4:10 PM ET -- A letter from Tehran. An Iranian-American friend translates a letter from a 30-year-old female architect in Iran, written yesterday.
The events of the last couple of days have been so moving that I haven't be able to digest it all yet. Life was already fast and hectic enough in Tehran where we wouldn't have time to get to everything, now after 3 PM everything comes to a halt and based on a collective agreement, we all leave our houses or daily routines and head towards downtown without any transportation! Believe me that every day we leave the house, we are not sure if we will make it back. Some of us like me and my family and our close friends who are among the crowd every day worry even more and each night after the rally we keep calling each other to make sure everyone is back home safe and sound. During the rallies we see such variety of bitter and sweet incidents that it gives us material to think about for months to come. We come across small kids, men and women over 75 years old, people from all walks of life.
Today I saw a blind young man accompanied by his father, many people with broken limbs, blued eyes, and many who carry the pictures of those killed in the events which breaks your heart.
Many people distribute drinks and refreshments to protestors, some wave hands from the windows of their houses showing their green ribbons, and all of this, in an unbelievable moving silence.
Remember when in middle school as a composition homework, we had to write about "Imagine you could see the seed of people's hearts." Today these green ribbons have become those seeds. When you see them you get energized, and feel that you are all one. Cheating these people is worse than any crime and it is such a loss to waste all this hope and energy. I hope we make something good out of it.
I have to add that what you and other Iranians outside of Iran are doing to support us is really warming our hearts. We are sure what you are doing is very effective. When they ask all foreign reporters to leave the country and when all of the communication channels are disconnected, it is your voice that takes our voice to the outside world.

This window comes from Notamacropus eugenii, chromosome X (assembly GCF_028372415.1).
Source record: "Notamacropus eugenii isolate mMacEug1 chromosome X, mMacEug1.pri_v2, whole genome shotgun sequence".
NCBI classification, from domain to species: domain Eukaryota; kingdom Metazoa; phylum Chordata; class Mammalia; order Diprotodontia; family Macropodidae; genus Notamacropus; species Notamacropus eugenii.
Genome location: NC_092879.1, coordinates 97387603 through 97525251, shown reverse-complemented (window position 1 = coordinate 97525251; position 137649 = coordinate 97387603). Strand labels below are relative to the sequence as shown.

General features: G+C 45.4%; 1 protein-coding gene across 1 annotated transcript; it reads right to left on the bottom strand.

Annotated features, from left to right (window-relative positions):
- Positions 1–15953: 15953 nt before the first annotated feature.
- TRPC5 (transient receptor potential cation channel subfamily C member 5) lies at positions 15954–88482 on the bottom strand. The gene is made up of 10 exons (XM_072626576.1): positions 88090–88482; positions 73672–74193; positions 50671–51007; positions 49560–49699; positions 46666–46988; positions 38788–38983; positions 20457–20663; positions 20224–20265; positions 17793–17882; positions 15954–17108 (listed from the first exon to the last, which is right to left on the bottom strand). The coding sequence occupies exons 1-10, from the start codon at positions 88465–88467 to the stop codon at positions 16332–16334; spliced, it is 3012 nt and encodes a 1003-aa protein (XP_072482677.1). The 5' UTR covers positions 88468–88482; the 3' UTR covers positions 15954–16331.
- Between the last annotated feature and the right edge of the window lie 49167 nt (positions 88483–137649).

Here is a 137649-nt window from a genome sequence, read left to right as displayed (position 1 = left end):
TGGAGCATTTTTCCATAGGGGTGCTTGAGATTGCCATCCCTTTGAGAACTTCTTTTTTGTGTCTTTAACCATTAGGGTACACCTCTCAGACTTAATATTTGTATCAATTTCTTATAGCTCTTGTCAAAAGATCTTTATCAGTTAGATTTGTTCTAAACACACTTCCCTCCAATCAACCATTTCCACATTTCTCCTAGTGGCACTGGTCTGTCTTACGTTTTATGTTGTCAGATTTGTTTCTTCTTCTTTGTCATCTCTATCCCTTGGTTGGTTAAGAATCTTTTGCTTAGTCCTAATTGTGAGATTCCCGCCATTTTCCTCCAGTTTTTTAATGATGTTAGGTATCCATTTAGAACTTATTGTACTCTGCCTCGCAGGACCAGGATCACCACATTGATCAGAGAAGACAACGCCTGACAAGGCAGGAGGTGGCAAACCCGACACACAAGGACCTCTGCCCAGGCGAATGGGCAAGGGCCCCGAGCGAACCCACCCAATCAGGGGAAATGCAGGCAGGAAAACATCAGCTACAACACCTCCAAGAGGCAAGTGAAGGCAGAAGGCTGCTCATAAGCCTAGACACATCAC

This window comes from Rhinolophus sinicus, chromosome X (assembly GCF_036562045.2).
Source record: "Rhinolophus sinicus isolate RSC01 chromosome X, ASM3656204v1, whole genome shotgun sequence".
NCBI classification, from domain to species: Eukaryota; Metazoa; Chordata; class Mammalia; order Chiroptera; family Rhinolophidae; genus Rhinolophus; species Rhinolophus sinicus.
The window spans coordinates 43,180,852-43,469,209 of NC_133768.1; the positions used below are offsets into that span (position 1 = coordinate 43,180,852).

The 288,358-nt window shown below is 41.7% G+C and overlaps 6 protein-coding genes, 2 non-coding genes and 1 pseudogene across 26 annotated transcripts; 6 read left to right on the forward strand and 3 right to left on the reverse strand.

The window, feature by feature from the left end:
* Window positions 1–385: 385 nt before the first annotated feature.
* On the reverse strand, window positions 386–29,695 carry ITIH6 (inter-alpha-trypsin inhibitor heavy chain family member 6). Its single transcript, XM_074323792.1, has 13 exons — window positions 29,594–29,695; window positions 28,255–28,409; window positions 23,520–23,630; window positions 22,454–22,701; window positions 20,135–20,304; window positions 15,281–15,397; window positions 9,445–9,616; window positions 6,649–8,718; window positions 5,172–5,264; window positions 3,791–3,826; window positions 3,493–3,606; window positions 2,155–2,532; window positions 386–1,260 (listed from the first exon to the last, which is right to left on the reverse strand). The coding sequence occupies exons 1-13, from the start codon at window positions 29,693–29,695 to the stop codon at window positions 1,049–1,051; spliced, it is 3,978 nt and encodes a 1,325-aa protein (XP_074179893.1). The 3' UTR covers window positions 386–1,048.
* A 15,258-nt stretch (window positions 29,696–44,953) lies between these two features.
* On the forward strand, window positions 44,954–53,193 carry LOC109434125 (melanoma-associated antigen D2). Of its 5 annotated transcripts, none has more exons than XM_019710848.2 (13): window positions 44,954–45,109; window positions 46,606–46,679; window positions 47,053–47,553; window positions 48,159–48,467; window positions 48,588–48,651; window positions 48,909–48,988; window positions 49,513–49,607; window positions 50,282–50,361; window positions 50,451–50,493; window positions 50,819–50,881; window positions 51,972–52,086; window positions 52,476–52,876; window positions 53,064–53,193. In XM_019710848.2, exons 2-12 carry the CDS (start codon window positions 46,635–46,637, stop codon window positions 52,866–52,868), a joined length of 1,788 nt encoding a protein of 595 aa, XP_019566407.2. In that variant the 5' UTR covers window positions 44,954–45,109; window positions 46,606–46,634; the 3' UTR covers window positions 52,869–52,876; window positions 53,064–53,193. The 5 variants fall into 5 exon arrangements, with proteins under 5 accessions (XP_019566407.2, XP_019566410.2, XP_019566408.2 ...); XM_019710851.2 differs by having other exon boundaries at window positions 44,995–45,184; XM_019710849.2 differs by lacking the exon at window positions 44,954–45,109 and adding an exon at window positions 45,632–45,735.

Many criticize us and wonder what does Mr. Mousavi have that is so special? They argue that after all he is one of the many in that corrupt system of the Islamic Republic and will never act against it. My argument is that this is not about Mousavi, but about people realizing that they are not followers like a herd of sheep that goes anywhere it is summoned to go. They will know that the individual will does matter and that their actions can be effective and can speak louder than any specific person; this to me is the most important aspect of these events. Now either Mousavi or anyone else who will end up in power, they will have the understanding of what people want and what they are capable of, and how they can voice their requests. This is the significant and important step and now that Mousavi has chosen to go ahead, we will support him.
I had so much to tell! It is so good talk to each other.
3:12 PM ET -- Obama: "The world Is watching." President Obama comments on Khamenei's speech in a new interview with CBS News' Harry Smith:
"And I'm very concerned based on some of the tenor -- and tone of the statements that have been made -- that the government of Iran recognize that the world is watching. And how they approach and deal with people who are, through peaceful means, trying to be heard will, I think, send a pretty clear signal to the international community about what Iran is and -- and is not."
2:58 PM ET -- Who's afraid of Khamenei? Not Karoubi, apparently.
Defeated presidential candidate Mehdi Karoubi called on Friday for Iran's election result to be cancelled, hours after Supreme Leader Ayatollah Ali Khamenei endorsed the victory of President Mahmoud Ahmadinejad.